Shooting the breeze with some engineers recently, asking hypothetical questions like “what would you do if you won a billion dollars in a lottery?” This led to discussing what would be a perfect one-man lab for prototyping and experimenting. Unencumbered by the thought process, I put forth the following assertion: with the various modern equipment available these days, and with a not-so-crazy expenditure, one could equip a home lab that is capable of building things almost as complex as a smartphone. Do you agree, or was the soju (a Korean traditional alcohol drink) going to my head?
What equipment would you put in such a dream lab?
The inspiration for my statement, besides the soju, was a couple of business trips I had in 1999 to a small Danish company. Their electronics lab was operated by one technician, but was extremely well equipped with amazingly compact SMD and machining equipment. This one guy made a wide variety of industrial and military grade circuit board modules, all in-house and quicker than the ordinary outsourcing times of the day. While I think he did the PCBs out of house, his did everything else in-house, pick and place, reflow, testing, and computerized milling machines to make enclosures. Like my hypothetical super-lab, this guy’s lab was an ordinary sized company lab, not a whole building or wing.
Note: clearly, with a billion dollars you could build factories to have at your disposal. Instead, I’m talking about a modestly sized home lab, say a large room or basement, at what I believe could assembled at less-than-a-millionaire budgets.
I’ve become a huge fan of Keysight’s Benchvue for the Agilent/Keysight stuff and would love to have the latest and greatest version of the Rigol, Siglent, and Keithley instruments I use in a Keysight brand. Having to switch between the different software for a single test run is a pain, especially with VISA and IVI conflicts
I tried LabView, but I found that BenchVue is just easier and faster for a novice to get results.
More specifically, it’d be a dream to replace my current gear with…
34470A 7.5 Digit DMM
B2983A Femto/Picoammeter (because why not?)
33622A Waveform Generator
N6705C DC Power Supply/Analyzer (check out all the options!)
N3300A DC Electronic Load Mainframe with all the modules as options
DAQ970A Data Acquisition System (DAQM907A, DAQM904A, DAQM902A)
Obviously everything would be fully optioned out and under calibration and full warranty
I know there’s ultra-high-end stuff, I don’t need much really. Having no limit to what I can work on would be awesome though
Fun thought exercise
On the production side, something like a Makerbot Z18 along with Markforged Metal X and X7 would be insane. Imagine printing titanium!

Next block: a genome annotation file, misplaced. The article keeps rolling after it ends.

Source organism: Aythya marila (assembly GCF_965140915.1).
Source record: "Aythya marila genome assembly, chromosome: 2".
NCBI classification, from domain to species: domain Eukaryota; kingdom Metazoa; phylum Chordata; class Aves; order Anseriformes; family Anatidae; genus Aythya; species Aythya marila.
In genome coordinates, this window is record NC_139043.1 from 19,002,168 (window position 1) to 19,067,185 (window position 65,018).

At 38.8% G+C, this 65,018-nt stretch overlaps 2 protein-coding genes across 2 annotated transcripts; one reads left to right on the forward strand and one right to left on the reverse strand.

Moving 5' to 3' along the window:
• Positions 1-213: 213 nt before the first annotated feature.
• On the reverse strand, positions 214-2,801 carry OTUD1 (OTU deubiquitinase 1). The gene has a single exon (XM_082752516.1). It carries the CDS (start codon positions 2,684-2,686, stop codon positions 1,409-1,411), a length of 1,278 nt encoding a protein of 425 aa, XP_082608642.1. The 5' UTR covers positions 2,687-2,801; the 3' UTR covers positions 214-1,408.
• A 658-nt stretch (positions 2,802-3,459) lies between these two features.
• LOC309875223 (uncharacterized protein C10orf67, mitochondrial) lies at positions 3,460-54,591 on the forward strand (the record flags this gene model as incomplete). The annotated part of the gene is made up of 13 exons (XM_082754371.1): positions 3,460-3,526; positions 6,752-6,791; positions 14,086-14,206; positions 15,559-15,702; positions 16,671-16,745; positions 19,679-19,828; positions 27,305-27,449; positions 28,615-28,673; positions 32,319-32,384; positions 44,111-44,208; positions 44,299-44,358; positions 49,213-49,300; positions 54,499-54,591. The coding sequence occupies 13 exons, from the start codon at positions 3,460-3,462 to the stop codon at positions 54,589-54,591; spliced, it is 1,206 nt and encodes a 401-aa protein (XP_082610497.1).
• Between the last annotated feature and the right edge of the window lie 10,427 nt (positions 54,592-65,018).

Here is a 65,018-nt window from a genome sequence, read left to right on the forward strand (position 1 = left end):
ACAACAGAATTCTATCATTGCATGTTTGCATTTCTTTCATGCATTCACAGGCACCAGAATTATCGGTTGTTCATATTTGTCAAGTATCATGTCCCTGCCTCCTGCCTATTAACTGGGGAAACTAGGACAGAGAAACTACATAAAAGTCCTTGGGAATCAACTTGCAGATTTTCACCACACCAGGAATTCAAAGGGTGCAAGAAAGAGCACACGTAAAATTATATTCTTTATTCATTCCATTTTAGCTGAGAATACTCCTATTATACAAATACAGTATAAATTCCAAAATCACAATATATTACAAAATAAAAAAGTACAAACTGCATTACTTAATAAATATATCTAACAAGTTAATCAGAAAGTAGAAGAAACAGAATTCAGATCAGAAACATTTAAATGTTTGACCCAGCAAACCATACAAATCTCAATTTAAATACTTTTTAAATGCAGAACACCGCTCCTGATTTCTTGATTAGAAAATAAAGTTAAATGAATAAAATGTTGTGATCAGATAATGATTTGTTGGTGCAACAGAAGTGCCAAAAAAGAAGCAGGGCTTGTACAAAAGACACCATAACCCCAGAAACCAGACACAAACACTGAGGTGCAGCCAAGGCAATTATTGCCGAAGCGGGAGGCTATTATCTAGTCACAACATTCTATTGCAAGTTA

I probably wouldn’t do PCB manufacturing, Seeed and others in China do a great job cheap enough and you don’t have to deal with the hazardous side of things. I’m on the fence with assembly, it’d be interesting to see how well Seeed does compared to doing it myself.
Also, soju bombs have created some great stories for me too
== EDIT ==
Although, now that I put more thought into it, with massive cash resources you could build a company (or contract out) to create a product similar to Makerbot for producing PCBs and maybe even include pick-and-place in assembly line fashion. Does one already exist?
Good data. I think I’ll start a BOM for this dream lab concept.
In my dream lab I would not have much equipment. Only the stuff I need to use; and when I need it. Reality is a different matter – Having useless things like MakerBot Replicator 2 and reflow oven made out of Chinesium lying around and wasting space. Seriously, in a lab little bit of “less is more” goes a long way. Very hard to buy free space. Also known as “you can not put simplicity in, but have to take the complexity out!”
I may be a bit biased, but I’m surprised that you think a FDM printer is useless. I find it very helpful for prototyping purposes – not just for the product, but for making fixtures and tooling to help achieve better results.
Right now, I’m debating whether I want to spend ~$3,000-$4,000 on a low end pick-and-place machine. I do a lot of onesies by hand right now most o my clients will typically ask for 2 to 5 pieces.
There are also semi-manual prototyping precision placement machines – in some ways, I think those would be better for the onesies – but they are pricey! (https://www.manncorp.com/component-placement-and-handling/manual-pick-and-place/manual-pick-and-place-systems/smt-place-2000-manual-pick-and-place.html for an example.)
On the contrary. A FDM printer is super. Just not the specific model. Oh, and need not to get stuck in the “death by rapid prototyping” loop with FDM…
Eurocircuits manual pick and place is pretty nice lower budget option. Real full pnp goes for 40…100k and is too difficult to program for 2-5 protos anyway. Not even talking about the cost of feeders and never having the correct ones. Also good stencil printing is a must if you want to do finer reflow. 98% of SMD errors are due to bad paste printing, IIRC